Dead Men Left

Thursday, December 09, 2004

Failing to meet environmental targets: the New Labour transport U-turn

Another manifesto promise up in smoke:

Tony Blair admitted that Britain had achieved no overall cut in emissions since Labour was elected in 1997.

By 2010 Britain would achieve only a 14 per cent cut in carbon dioxide emissions from 1990 levels, instead of the planned reduction of 20 per cent. This pledge has appeared in two election manifestos. Conservationists say Labour's failure to control a boom in road transport and a rise in household emissions over the past few years has meant greenhouse gas emissions have risen.

This is more than a failure to "control a boom". Following widespread and popular protests against the Conservatives road-building schemes that had seen residents of leafy villages unite with hairy environmentalists to great effect, New Labour was committed to reversing previous transport policy. During the 1997 election campaign, Blair pledged a moratorium on road building, claiming that new roads were "not an option". Once elected, Gavin Stang, then Transport Minister, claimed new roads were a "last resort". The new government's initial White Paper on integrated transport, released in July 1998, was acclaimed by environmental groups for the emphasis it placed on assessing alternatives to new roads before any scheme was launched. This halted many proposed schemes, and compelled planning bodies to take better account of the harmful side-effects of road transport. However, in July 2000

Deputy Prime Minister John Prescott announced a major programme of road investment as part of the Government's Ten Year Transport Plan. The plan included £60 billion spread over ten years for 360 miles of motorway and trunk road widening and 100 trunk and local road bypasses, with more money for local roads. The programme was presented as a way of dealing with localised congestion 'hotspots', but there was no actual list of schemes. The Government suggested that the planned investment would cut congestion on inter-urban trunk roads by 5 per cent over ten years...

Business and motorist pressure groups are lobbying hard for further expansion of the roads network. In November 2000 the CBI published a list of priority transport projects including road schemes in many of the multi-modal study areas. The AA went further, suggesting in November 2000 that 465 additional bypasses are required in England, including 95 in the Eastern region and 85 in the South-east, and that the whole of the primary route network should be developed to allow inter-urban traffic to travel uninterrupted by speed limits of less than 50mph (Where You Live and What You Get: The Best and Worst for the Great British Motorist). This would imply a scale of road-building unimagined even by the Conservatives when they launched their "biggest road-building programme since the Romans" in the 1980s. It is clear that the motoring lobby will not be content with limited treatment of congestion hotspots.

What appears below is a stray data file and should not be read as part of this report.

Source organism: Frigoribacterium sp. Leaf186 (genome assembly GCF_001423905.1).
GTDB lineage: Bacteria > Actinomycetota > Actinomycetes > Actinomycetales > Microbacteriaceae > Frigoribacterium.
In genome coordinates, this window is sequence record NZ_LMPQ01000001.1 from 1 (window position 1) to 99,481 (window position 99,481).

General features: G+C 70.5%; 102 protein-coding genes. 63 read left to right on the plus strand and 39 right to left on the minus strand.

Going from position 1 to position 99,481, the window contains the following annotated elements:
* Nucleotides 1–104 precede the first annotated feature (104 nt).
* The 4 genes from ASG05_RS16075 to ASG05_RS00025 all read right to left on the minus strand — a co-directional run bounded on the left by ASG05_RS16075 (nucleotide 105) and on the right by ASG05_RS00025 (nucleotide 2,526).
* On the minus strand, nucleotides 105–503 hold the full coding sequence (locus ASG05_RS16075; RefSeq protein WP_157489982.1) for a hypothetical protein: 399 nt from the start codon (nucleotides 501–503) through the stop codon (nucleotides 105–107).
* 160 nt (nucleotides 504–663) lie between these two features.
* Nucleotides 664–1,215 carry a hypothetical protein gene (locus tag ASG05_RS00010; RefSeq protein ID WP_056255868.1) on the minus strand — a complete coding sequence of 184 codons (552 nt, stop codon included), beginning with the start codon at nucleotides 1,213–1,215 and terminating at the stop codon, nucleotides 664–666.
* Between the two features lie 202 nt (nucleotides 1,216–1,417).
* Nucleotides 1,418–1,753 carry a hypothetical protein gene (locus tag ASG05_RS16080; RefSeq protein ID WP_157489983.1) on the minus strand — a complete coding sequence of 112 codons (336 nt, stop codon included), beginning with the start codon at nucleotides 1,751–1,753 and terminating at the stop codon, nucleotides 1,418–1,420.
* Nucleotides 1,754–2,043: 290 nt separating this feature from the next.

At the end of 2003, the Royal Geographic Society released A New Deal for Transport?, a dammning assesment of New Labour's transport policies over the previous six years.

Dr William Walton, a lecturer at Aberdeen University, concluded in the book that Labour’s record on traffic had been "extremely disappointing". He said the number of car journeys had increased every year since 1997.

Dr Walton said Labour was behaving just like the Conservatives, not daring to upset drivers. He said: "It is now clear that Labour underestimated the scale of its task and was mistaken in its belief that traffic growth, which has continued at a remorseless rate for decades, could be reversed in just five years without the introduction of extremely punitive measures and vast improvements to public transport."

Faced with this task, and under relentless pressure from the powerful roads lobby, the government - never at its firmest when set against business interests - buckled. The announcement, earlier that year, of a new £7bn road-building scheme, marked the final break with the heady days of 1997. As a sop to its environmental commitments, the government has been attempting to meet its greenhouse gas emissions targets by "relying on improved vehicle technology to achieve the reduction." Needless to say, this has not met with success. The U-turn on clear and popular manifesto commitments by New Labour in transport policy has perhaps been more stark than elsewhere; the veneer of acceptable radicalism New Labour wore in 1997 at its thinnest.